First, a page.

Total Awarded: Over $12-million in 2007, with $81,660 for NL musicians.
Music Industry Association of Newfoundland and Labrador (MusicNL)
Provides funding for demo production, sound recording, marketing outside the province, and professional development.
Next deadline: No upcoming deadlines.
Maximum grant: $7,500.
Assessment process: Decisions made by Peer jury consisting of unbiased industry professionals. Some grants have a government liasion as part of the committee.
Total awarded: Unavailable
Supports music video and web projects based on creative presentation and financial requirements.
Next deadline: September 4
Maximum grant: $25,000 for a music video.
Assessment process: Applications reviewed by a board of directors consisting of industry and Much Music/Musique Plus representatives.
Total awarded: Unavailable. Total operating budget in 2006-2007: $5.3-million.
Cultural Economic Development Program
Designed to stimulate economic activity by providing financial support for professional arts and heritage projects in all disciplines.
Next deadline: November 14
Maximum grant: Up to $5,000 for individual artists.
Assessment process: Grant recipients chosen by working committee.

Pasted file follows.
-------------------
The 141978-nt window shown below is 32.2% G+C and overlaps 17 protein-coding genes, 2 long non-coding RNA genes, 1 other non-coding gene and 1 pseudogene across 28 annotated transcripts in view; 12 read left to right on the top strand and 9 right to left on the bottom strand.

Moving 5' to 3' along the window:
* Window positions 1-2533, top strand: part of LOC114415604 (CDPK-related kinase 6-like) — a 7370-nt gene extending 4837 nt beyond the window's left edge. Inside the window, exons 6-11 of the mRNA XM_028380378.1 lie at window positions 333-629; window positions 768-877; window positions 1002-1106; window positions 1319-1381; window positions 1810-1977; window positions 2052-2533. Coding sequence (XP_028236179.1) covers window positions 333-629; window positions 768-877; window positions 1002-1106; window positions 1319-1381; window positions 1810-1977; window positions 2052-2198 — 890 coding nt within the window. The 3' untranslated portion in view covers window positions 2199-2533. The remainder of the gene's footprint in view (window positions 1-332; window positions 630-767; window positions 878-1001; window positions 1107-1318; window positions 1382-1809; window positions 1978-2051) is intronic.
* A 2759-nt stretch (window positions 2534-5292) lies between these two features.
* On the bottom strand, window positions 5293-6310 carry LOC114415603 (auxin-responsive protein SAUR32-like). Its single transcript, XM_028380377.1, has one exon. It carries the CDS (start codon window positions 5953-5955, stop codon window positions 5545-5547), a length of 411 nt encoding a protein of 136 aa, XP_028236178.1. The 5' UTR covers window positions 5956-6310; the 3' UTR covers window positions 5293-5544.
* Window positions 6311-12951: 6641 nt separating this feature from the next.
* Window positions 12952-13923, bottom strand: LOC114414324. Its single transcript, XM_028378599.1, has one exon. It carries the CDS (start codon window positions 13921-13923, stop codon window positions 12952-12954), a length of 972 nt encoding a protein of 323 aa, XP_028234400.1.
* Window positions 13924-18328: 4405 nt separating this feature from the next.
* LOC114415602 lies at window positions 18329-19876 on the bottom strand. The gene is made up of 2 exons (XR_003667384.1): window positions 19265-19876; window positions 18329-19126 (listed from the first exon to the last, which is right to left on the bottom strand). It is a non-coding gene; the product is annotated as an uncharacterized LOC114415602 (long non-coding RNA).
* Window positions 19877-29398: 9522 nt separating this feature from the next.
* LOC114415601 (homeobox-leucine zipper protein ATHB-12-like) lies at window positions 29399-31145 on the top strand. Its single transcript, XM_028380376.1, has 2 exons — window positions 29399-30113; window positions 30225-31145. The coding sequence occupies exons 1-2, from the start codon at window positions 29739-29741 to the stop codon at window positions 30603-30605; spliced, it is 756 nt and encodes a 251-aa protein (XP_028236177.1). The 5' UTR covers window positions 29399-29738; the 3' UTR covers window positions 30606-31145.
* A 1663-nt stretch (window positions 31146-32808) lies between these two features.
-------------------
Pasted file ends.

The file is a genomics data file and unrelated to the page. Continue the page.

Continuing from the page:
Total awarded: $1.2-million projected in 2008.
Newfoundland and Labrador Arts Council Professional Grants Program
For creation, production, and professional development in all art disciplines. Separate program for travel.
Next deadline: September 15
Maximum grant: $7,500
Assessment process: Applications reviewed by peer jury.
Total awarded: $496,563 in 2007.
City of St. John’s Artist Grants
Jury considers quality of artistic endeavor and resulting benefit to the community. All disciplines. No travel grants.
Next deadline: January 31, 2008.
Maximum grant: Unavailable
Assessment process: Applications reviewed by a selection jury.
Total awarded: $1 per capita or about $100,000 per year
Canada Council for the Arts grant programs
Funding for creation/production, professional development, residency, travel for professional arts of all disciplines, including inter-disciplinary works. Provides funding for arts collectives, and other non-profits.
Deadline: Depends on what program you’re applying under.
Maximum grant: Unavailable
Assessment process: Applications assessed by a peer jury of renowned artists.
Total awarded: $140-million in 2006-2007, with $1,693,537 for NL projects and organizations.